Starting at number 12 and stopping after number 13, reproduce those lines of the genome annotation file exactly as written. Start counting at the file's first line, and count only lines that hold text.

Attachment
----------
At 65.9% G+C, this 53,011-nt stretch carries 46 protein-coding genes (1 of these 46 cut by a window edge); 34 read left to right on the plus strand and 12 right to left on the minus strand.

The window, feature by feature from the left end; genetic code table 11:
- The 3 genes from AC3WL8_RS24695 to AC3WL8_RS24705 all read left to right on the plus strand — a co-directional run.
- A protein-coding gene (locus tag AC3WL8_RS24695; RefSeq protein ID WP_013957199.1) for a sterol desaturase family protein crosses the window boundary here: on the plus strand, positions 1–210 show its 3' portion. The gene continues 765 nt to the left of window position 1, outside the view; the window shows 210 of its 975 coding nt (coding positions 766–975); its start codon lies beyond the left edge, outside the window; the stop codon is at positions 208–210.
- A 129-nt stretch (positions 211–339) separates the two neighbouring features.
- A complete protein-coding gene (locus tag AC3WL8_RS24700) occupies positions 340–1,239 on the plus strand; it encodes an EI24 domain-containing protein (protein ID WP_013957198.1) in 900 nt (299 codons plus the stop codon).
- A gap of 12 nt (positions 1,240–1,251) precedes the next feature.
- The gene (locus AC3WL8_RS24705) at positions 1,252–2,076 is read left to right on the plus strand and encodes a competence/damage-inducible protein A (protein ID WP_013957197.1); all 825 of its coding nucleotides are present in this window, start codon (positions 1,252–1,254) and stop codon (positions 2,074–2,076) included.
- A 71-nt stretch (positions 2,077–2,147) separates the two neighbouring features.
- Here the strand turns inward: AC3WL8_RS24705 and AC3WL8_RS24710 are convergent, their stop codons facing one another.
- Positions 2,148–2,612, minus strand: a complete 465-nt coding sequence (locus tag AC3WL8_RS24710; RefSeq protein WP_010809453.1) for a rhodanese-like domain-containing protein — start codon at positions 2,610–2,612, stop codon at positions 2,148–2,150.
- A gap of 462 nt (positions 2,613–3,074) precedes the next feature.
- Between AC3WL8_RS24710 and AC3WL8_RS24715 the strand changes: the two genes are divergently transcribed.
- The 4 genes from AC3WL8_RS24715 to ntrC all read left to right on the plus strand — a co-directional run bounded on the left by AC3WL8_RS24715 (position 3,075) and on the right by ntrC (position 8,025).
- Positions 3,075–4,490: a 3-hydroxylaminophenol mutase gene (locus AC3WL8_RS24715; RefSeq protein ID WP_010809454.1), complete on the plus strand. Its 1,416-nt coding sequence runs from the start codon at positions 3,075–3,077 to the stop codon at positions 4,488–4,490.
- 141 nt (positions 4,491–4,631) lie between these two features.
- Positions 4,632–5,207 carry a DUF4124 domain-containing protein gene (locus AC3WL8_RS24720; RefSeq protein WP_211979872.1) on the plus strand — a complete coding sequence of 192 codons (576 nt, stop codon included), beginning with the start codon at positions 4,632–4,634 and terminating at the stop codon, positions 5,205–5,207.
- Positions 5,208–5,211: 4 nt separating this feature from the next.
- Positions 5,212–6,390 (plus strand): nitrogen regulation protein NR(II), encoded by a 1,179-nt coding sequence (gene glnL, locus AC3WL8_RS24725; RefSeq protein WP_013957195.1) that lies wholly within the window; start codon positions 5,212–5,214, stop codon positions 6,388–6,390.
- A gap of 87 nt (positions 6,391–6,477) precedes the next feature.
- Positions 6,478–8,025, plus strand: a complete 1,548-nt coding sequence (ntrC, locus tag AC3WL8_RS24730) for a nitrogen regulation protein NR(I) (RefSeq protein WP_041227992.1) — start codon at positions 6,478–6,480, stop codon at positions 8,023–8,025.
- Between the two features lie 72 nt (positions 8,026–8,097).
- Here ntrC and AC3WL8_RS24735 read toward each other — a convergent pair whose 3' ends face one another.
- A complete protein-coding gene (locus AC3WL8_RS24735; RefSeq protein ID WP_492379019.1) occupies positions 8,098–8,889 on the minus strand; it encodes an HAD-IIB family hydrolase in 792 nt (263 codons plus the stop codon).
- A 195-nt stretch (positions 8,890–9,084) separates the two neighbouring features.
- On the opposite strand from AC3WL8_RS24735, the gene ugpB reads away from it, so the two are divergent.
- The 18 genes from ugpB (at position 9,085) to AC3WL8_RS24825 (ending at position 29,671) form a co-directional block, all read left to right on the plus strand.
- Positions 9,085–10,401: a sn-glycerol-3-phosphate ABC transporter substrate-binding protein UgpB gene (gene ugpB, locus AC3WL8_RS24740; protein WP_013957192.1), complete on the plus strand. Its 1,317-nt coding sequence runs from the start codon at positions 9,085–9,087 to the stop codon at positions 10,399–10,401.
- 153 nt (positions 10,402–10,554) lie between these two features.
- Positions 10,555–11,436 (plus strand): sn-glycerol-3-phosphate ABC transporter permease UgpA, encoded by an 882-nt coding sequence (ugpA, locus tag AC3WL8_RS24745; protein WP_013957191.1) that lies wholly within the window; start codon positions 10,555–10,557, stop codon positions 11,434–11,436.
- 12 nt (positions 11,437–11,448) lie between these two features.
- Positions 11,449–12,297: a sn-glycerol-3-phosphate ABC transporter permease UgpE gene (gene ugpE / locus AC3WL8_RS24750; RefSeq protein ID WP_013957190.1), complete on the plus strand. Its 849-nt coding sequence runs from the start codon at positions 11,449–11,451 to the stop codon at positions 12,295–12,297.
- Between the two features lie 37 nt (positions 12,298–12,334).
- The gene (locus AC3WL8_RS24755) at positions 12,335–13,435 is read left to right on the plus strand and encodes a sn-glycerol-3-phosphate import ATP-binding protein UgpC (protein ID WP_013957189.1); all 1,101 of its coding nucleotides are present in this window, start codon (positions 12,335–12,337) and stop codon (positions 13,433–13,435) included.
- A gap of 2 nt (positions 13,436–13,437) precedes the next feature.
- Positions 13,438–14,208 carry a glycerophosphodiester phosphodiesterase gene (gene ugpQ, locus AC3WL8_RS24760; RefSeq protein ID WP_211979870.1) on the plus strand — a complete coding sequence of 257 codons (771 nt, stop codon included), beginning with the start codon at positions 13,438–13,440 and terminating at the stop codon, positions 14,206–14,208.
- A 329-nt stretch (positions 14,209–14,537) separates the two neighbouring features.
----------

- A gap of 462 nt (positions 2,613–3,074) precedes the next feature.
- Between AC3WL8_RS24710 and AC3WL8_RS24715 the strand changes: the two genes are divergently transcribed.